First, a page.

# How do I make the decimal go on?

1. Oct 10, 2015

### Cash Fulton

I was bored so I made this:

print("Object vs. Planck Length")
print("How long is the object in meters?")
obj = int(input())
result = obj - 0.000000000000000000000000000000000016162
print("1 planck length is " + str(result) + " meters smaller than that object.")

Problem is that the decimal doesn’t carry all the way to 16162. For example, I'll get the output:

Object vs. Planck Length
How long is the object in meters?
4
Planck Length is 4.0 smaller than that object.

What would be the fix? Thanks.

2. Oct 10, 2015

### Orodruin

Staff Emeritus
The question is why you would even want to do this computation. No length at the scale of a meter is going to be known to within one planck length and your program is therefore already correct in terms of possible significant digits. A more meaningful quantity would be the ratio.

3. Oct 10, 2015

### Cash Fulton

>shines light on you

4. Oct 10, 2015

### Orodruin

Staff Emeritus
Your number is far too small for the typical working precision to notice a difference from 4 - and for good reason - there are very few cases where you would actually want to take a difference between numbers with such different size.

Also, remember that you are asking people to help you for free. An interrogative attitude such as the one you just displayed will only act to alienate the people you are asking for help.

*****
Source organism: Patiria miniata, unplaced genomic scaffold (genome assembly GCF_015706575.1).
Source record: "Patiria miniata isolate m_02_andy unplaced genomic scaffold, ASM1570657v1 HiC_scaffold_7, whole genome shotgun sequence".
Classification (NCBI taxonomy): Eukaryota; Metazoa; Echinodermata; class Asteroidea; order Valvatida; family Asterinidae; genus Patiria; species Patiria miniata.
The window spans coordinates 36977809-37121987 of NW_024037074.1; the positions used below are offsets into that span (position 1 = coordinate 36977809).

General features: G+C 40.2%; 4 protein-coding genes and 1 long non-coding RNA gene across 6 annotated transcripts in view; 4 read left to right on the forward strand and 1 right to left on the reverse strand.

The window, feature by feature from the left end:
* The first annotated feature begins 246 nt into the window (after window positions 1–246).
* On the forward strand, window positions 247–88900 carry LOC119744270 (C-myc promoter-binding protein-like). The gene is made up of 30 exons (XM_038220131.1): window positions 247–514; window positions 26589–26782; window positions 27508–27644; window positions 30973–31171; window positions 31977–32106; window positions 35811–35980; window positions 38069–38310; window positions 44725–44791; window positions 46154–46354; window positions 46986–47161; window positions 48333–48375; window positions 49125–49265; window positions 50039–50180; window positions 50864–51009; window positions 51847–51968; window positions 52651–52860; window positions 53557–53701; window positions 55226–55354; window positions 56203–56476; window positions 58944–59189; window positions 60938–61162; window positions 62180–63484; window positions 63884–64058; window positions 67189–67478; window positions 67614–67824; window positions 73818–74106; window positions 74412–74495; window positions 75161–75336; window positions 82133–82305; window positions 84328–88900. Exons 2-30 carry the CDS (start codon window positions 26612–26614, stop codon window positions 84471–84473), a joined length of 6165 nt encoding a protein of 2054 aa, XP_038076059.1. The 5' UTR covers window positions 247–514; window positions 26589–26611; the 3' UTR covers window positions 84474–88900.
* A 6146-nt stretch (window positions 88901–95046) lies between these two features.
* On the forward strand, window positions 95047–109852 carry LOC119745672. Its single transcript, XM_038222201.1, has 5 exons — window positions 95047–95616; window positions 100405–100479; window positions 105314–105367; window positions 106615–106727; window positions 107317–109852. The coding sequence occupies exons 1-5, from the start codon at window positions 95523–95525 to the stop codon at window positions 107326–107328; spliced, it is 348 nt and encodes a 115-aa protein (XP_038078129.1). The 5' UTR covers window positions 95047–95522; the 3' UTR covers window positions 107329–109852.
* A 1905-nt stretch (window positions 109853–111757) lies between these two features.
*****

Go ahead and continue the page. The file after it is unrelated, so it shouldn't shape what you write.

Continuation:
5. Oct 10, 2015

### Cash Fulton

So is there or is there not anyway of accomplishing this?

Protip: I was role playing in a non-threatening way to enlighten you. I did not succeed.

6. Oct 10, 2015

### Staff: Mentor

This part is correct:
The default level of precision for most computer languages using floating point operations (decimal arithmetic) on an X86 (windows/Linux desktop) is going to be 15 decimals. The answer here involves more than double that number.

This part is an analogy since the idea of subtracting numbers like you did does not "work":
You are subtracting the "length of an ant" from the "length" of a galaxy. The ant is lost in the calculation. So it does not make any logical sense to do what you are trying. Or as Orudruin said, the answer 4 is scientifically correct, since nothing can be measured simultaneously at those two different scales.

If you insist on getting arithmetically correct answers (for a problem that does not make lots of sense to people who understand), use and install numpy, or if you have Linux try C and gmp. You need special software to handle the extra levels of precision correctly. So in effect you are giving up speedy calculations for much slower extended precision arithmetic operations.

Paper and pencil works, too. Since you want to make this work, telling us your OS and what programming tools you are now using would help.

7. Oct 11, 2015

### Staff: Mentor

I'm 100% with Orodruin here. Your request comes off as very demanding, which is NOT the way to convince people to spend time helping you. The appropriate attitude is "please help me" not "tell me now!".

8. Oct 11, 2015

### DaveC426913

Cash, I got the intended meaning.
But you probably mean to 'lighten the mood'. To 'enlighten a person' means something very different.

Anyway, Cash, you'll want to ensure that the input and output are cast into "double precision" floating point decimals.

9. Oct 11, 2015

### FactChecker

It looks like Python has a package to do calculations with a large number of significant digits. See http://pythonhosted.org/bigfloat/ The calculation you are trying requires 41 significant digits, It is far beyond what standard double precision calculations can do (15-17 significant digits)